Embracing Ambivalence

“Where there is only a choice between cowardice and violence, I would advise violence. […] Forgiveness adorns a soldier…but abstinence is forgiveness only when there is the power to punish. [I do not believe I am a helpless creature, for strength] does not come from physical capacity. It comes from an indomitable will. […] I must not let a coward seek shelter behind nonviolence so-called.”

Mahatma Gandhi is the author of those words. Useful to remember during the times when you might feel, as I have felt, that your conflictions might undermine your convictions. So our egos tell us: the presence of a violent rage in the Nonviolent Activist is a cancer that will sew hatred and beget only future destruction…and yet the decision of a warrior not to act when they are called to act foretells a slow withering of their resolve that endangers the very lifeblood of their movement. How, therefore, can the impetus towards nonviolence and the impetus towards refusal to submit successfully share the psyche of a single individual?

As of late, I am learning to be more comfortable with the concept of ambivalence. The coexistence of an insurmountable need to resist oppression with a deep sense of the necessity of universal love is not something that I need to prove is possible with rhetoric. My regular, acute sensation of both of these dual aspects of my consciousness comprises a fundamental part of the reality that I take as given. I have no interest in philosophies which seek to undermine my lived experience. If I remain alienated from a so-called truth, then it is no truth to me in any of the ways that matter.

Think of all the modern colonialist empires and what clinging to their invented truths amounted to: devastation, annihilation. Apocalypse…is inevitable when the truths from which we derive our identities are built out of cardboard. The mightiest abstraction will crumble to dust in confrontation with a being who voices even the tiniest of objections, so long as their roots are planted in authentic presence. It is as my close childhood friend–a female-bodied, asexual demi-romantic, peruvian-american, hard-core gamer and professional illustrator–likes to say, “I exist! And I like drawing birds.” There is no justifiable cause for further argument.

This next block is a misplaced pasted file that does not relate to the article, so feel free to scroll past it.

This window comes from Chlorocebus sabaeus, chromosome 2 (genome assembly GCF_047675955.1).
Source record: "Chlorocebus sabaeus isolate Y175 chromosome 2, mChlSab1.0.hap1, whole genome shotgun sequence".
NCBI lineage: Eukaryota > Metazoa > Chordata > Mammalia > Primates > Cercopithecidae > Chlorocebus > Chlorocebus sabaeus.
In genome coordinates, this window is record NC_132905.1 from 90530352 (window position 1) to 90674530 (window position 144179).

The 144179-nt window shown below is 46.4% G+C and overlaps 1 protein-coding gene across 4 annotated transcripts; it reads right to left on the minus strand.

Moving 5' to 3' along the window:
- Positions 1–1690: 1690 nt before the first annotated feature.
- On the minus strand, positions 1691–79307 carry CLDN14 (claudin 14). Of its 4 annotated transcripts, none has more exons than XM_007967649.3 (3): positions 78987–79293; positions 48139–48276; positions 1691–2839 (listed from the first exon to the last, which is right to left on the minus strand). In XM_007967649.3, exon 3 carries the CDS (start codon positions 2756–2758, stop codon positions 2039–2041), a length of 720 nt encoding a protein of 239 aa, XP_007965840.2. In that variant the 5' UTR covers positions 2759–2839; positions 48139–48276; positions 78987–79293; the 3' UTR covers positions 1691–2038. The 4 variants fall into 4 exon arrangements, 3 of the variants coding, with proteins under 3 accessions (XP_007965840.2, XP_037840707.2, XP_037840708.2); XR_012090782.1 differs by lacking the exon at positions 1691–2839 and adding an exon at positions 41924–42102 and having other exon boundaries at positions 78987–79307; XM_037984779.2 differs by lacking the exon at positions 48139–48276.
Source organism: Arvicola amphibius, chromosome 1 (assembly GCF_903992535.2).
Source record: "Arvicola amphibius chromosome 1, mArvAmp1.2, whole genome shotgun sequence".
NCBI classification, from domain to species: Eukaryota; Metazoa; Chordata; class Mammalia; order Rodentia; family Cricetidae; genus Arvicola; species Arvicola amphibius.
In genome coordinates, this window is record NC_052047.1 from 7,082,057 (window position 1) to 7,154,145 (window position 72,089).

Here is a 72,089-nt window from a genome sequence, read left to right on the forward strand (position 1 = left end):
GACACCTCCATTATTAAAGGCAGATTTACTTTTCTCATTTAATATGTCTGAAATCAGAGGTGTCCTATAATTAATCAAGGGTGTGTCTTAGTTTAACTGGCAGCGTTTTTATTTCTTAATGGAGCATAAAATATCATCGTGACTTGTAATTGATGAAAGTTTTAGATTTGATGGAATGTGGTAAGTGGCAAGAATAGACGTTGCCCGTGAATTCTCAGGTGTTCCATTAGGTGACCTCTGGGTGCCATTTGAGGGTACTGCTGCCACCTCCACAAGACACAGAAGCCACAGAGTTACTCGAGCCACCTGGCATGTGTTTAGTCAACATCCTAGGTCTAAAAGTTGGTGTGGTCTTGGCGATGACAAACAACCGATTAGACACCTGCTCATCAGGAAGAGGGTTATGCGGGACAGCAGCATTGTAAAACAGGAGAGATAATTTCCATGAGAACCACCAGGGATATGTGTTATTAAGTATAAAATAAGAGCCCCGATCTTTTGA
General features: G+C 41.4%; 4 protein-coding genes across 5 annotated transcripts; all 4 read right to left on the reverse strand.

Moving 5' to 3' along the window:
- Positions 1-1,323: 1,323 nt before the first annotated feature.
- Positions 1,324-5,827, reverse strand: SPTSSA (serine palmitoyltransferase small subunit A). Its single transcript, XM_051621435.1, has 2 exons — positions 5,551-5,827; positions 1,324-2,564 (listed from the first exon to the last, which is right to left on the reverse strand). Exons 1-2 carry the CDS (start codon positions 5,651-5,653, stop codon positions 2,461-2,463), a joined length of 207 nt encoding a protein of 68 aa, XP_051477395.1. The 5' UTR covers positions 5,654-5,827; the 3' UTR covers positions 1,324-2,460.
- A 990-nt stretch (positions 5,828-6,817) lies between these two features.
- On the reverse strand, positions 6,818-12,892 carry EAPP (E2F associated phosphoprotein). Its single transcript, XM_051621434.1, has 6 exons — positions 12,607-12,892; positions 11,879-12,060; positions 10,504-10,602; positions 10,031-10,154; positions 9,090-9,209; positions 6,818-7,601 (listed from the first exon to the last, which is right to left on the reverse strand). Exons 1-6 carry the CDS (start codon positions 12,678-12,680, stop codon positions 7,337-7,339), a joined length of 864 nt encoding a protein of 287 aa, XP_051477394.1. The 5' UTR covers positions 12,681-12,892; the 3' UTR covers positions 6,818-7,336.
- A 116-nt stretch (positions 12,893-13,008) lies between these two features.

I may accept that I am both a lover and a warrior, but discomfort arises when these ideologies try to battle it out inside my heart for conceptual hegemony. I begin to hurt when I start judging how well I am living up to my responsibilities–and by extension, the degree to which I do or do not experience myself as human garbage–by the perceived purity of my gospel. The christ complex that takes hold of many healers and activist workers alike dictates that we assuage the deeply felt pain birthed from our direct or indirect exposure to trauma by martyring ourselves to our causes. Regardless of how impractical this is, our conception of heroes and cultural icons is that they are fueled, as Gandhi suggests, by an indomitable will. But no one can possibly continue to thrive on will alone. Those of us with grandiose dreams are not meant to teeter as we do between blessed and damned. We forget that we are the spiritual equals of all those for whom we fight. We cannot hope to heal our fractured world until we first heal our fractured selves.